Archive for the ‘bookmark’ tag
We’ve already seen a number of ways to connect physical objects to the digital world, by attaching QR code stickers or assigning items a unique digital identity. Now Finnish app Grafetee aims to provide a platform to bookmark real-world locations for later reference and share them with friends.
The free app is available to both iOS and Android smartphone users, who can build their own social feed of locations they have tagged with information – whether a good spot for food or drink, a potential house on the market or a place which holds special memories. This feed can only be seen by users’ contacts, although separate public feeds can also be created, which share location information with the entire Grafetee community. The app also offers feeds from business, which can act as a store locator or a recommended locations list. For users worried about their likes being monitored by third parties, registration is not necessary and the app can be used anonymously. For those who want to share their information, Grafetee activity can be reposted onto a linked Facebook account.
Although marketed as a social network revolving around real-world locations, it is possible that Grafetee could be used to post crime eyewitnesses, encourage citizen journalism or quickly get across information to emergency services on the ground. One to keep an eye on?
Spotted by: John Greene
Pocket, the bookmarking app for web, Android, and iOs formerly known as “Read it Later”, has raised a $5 million second funding round led by Foundation Capital with participation from Baseline Ventures and Google Ventures.
Pocket’s founder, Nate Weiner, told me that millions of people are emailing and ‘favoriting’ content to read later. He views this population — myself included — as the startup’s primary competition, as these users don’t realize there’s a better way. Pocket makes it easy for anyone to bookmark content, including tweets, videos, news articles, recipes, and things to buy, without having to send an email or open dozens of browser tabs.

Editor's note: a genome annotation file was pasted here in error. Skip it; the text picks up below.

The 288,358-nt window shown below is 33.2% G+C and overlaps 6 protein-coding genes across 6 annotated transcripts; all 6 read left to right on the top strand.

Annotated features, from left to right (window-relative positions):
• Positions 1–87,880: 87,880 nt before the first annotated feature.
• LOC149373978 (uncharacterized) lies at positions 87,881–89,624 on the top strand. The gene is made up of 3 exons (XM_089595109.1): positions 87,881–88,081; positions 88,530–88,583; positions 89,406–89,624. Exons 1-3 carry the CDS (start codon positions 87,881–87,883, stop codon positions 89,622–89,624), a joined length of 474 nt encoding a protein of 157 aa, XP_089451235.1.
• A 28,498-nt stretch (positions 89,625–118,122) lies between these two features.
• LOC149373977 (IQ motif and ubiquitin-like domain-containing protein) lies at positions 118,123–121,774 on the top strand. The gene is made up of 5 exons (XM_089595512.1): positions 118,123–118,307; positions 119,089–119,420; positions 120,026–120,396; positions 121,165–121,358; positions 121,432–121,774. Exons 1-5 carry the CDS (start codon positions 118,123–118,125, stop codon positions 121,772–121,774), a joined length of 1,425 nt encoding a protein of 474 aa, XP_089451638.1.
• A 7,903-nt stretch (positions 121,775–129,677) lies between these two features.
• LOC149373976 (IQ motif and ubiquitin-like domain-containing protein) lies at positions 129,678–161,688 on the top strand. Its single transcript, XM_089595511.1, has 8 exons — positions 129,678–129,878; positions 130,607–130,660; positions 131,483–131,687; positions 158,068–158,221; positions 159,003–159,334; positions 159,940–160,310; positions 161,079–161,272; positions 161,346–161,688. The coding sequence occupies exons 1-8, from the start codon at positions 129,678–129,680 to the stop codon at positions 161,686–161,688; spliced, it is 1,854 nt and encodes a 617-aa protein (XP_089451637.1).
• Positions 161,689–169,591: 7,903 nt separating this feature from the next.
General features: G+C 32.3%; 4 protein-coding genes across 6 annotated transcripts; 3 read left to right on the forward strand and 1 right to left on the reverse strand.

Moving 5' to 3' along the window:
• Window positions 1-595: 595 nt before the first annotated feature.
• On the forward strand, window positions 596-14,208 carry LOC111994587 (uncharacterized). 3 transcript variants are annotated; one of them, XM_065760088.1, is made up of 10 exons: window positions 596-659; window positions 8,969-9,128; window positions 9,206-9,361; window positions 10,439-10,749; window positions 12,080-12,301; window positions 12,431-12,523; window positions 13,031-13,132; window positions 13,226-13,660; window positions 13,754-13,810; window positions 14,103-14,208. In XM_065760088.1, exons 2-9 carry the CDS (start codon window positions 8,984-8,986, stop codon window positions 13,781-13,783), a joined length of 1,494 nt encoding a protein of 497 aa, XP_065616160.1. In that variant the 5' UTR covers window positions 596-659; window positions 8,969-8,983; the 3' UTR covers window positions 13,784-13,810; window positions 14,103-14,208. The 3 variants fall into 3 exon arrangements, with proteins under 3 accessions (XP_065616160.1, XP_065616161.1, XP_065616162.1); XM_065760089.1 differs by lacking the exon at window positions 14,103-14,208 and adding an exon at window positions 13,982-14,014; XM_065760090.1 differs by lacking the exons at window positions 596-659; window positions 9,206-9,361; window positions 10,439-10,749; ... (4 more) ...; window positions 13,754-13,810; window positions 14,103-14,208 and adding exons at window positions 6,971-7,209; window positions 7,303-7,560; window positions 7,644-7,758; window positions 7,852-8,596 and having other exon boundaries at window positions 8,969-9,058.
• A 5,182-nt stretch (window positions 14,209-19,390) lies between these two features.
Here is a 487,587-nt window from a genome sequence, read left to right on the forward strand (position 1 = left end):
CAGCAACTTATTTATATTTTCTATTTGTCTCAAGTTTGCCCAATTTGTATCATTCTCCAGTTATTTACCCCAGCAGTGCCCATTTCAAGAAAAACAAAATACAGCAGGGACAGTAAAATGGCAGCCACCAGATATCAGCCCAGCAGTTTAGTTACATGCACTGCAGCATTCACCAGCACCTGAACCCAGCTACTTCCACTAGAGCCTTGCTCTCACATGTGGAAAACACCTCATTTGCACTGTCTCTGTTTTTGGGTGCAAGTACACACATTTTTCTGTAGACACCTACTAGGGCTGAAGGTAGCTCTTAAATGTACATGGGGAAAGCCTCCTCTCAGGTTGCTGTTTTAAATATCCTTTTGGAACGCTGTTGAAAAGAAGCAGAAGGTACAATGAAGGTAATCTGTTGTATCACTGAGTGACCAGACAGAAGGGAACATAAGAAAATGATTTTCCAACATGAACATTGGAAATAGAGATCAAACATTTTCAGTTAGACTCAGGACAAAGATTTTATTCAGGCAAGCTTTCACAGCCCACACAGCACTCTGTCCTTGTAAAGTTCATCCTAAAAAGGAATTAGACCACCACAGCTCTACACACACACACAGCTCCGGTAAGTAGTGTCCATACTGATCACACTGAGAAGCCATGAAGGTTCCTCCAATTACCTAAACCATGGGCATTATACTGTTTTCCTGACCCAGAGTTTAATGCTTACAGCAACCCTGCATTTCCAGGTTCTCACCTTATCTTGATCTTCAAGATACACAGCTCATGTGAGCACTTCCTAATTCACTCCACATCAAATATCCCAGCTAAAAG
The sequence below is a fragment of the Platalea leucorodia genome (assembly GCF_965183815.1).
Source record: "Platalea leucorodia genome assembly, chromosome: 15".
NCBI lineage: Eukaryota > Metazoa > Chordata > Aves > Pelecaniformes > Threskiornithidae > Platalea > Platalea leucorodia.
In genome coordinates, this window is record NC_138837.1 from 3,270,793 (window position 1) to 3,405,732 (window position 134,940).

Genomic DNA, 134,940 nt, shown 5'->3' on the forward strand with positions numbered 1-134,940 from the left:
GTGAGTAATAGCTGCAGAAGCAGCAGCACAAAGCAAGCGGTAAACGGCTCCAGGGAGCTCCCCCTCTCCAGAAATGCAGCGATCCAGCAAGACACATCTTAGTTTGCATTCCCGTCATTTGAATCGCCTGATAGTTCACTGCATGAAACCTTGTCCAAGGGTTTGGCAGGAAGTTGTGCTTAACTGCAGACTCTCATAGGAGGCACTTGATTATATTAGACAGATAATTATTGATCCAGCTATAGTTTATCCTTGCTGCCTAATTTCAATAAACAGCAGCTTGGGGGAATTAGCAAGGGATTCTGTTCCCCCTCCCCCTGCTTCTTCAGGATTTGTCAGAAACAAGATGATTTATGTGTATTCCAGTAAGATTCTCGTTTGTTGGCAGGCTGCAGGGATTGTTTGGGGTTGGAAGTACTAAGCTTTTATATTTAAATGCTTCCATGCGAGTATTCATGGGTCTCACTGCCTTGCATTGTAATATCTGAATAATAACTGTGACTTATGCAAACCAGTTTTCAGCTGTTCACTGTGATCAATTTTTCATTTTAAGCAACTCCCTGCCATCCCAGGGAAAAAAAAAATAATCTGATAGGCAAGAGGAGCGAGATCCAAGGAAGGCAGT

Eventually, the startup hopes to make money by gleaning insights from the data it is collecting about content discovery and user behavior.”The type of content that you view at night on your iPad is ultimately very different from what you view on your phone during a commute,” Weiner explained. “We think we can do a lot with that knowledge.”
Today, users are saving nearly one million items per day using Pocket. Adoption has skyrocketed since the founders made the decision not to integrate with paid mobile apps several months ago. Pocket is integrated in more than 350 of the most popular free apps on Android and iOs, including Flipboard, Twitter, and Zite.
Weiner told me that the first iteration of the app, Read it Later, was just a “boring old list” that did not reflect the web, “a bright, colorful, imagery-filled place.” The funding will be used to continue the app’s redesign, expand to more devices and platforms, and double down on relationships with content partners.
“We wanted to make an experience that lets content visually shine,” Weiner said. Pocket brings us the funding news shortly after announcing its redesign and makeover this spring.
Filed under: VentureBeat
- Does any one know a good bookmark manager for Chrome?